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Washington

  • By: Justin Corfield
  • In: Encyclopedia of Motherhood
  • Edited by: Andrea O'Reilly
  • Subject:Sociology of Gender, Parenting, Maternal Health

Inhabited by Native Americans who relied heavily on fishing, the first Europeans who arrived in the Pacific northwest state of Washington were the Spanish in 1775. Gradually, Europeans started settling in parts of the state, and the population grew, allowing it to become admitted to the Union on November 11, 1889. Washington was named after U.S. president George Washington and is the only U.S. state named after a president.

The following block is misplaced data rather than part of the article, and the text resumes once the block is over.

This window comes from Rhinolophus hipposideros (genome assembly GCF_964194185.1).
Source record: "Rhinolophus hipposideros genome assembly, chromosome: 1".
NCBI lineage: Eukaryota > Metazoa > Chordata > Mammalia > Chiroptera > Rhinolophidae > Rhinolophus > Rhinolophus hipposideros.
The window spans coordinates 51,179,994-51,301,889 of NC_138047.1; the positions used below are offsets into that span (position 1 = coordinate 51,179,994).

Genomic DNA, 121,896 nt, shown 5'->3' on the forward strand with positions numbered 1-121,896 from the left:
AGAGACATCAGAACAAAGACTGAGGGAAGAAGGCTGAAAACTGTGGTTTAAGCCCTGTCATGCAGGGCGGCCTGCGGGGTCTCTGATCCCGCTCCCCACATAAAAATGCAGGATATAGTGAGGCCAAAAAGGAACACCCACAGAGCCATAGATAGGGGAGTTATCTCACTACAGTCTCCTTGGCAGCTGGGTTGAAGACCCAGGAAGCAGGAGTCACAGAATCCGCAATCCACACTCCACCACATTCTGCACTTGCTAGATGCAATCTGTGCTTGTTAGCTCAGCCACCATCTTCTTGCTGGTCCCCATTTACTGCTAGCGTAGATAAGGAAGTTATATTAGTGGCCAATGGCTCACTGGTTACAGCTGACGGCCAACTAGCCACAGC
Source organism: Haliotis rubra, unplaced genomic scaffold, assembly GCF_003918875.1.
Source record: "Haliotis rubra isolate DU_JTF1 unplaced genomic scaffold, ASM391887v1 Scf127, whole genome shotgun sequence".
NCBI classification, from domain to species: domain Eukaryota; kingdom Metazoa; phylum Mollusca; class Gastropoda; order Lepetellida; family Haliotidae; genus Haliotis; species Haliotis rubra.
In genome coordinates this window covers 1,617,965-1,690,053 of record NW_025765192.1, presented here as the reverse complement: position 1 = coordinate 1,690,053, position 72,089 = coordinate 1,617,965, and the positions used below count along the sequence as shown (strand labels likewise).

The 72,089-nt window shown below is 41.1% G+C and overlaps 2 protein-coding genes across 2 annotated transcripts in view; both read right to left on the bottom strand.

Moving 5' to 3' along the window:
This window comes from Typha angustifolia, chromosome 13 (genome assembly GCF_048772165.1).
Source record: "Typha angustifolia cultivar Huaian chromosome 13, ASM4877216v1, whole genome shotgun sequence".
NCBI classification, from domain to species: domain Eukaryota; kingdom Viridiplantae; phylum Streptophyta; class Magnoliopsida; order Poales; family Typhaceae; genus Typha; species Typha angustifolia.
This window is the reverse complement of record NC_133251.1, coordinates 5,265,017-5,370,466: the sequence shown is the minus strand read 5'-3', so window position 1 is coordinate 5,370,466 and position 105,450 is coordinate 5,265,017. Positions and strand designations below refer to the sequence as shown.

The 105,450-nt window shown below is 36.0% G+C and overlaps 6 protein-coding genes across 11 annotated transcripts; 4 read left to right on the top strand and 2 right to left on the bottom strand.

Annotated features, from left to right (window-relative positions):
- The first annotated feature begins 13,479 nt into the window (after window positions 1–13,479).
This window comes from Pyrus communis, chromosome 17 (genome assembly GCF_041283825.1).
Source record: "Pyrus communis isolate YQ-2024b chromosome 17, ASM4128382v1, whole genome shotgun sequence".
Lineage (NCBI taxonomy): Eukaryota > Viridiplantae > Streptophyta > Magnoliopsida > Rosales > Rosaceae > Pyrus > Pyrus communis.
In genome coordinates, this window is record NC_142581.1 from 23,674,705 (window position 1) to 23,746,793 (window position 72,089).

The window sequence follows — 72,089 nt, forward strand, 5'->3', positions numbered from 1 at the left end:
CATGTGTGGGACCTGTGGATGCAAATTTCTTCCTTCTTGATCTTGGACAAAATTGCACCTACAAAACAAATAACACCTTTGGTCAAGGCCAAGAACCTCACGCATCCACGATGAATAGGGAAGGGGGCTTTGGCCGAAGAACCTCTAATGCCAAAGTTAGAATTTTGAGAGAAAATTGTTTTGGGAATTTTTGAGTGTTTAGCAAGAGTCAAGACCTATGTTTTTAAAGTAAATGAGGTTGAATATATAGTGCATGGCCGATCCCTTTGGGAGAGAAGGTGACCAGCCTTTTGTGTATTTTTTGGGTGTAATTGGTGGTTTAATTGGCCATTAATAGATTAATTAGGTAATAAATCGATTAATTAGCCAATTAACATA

Many Native Americans in Washington State retain aspects of their traditional lifestyles. Most have large extended families with older relatives being able to pass on their skills to new mothers for maternity, birthing, and bringing up children. By contrast, initially many of the white settlers came individually or in small families, although over time, in a predominantly ...

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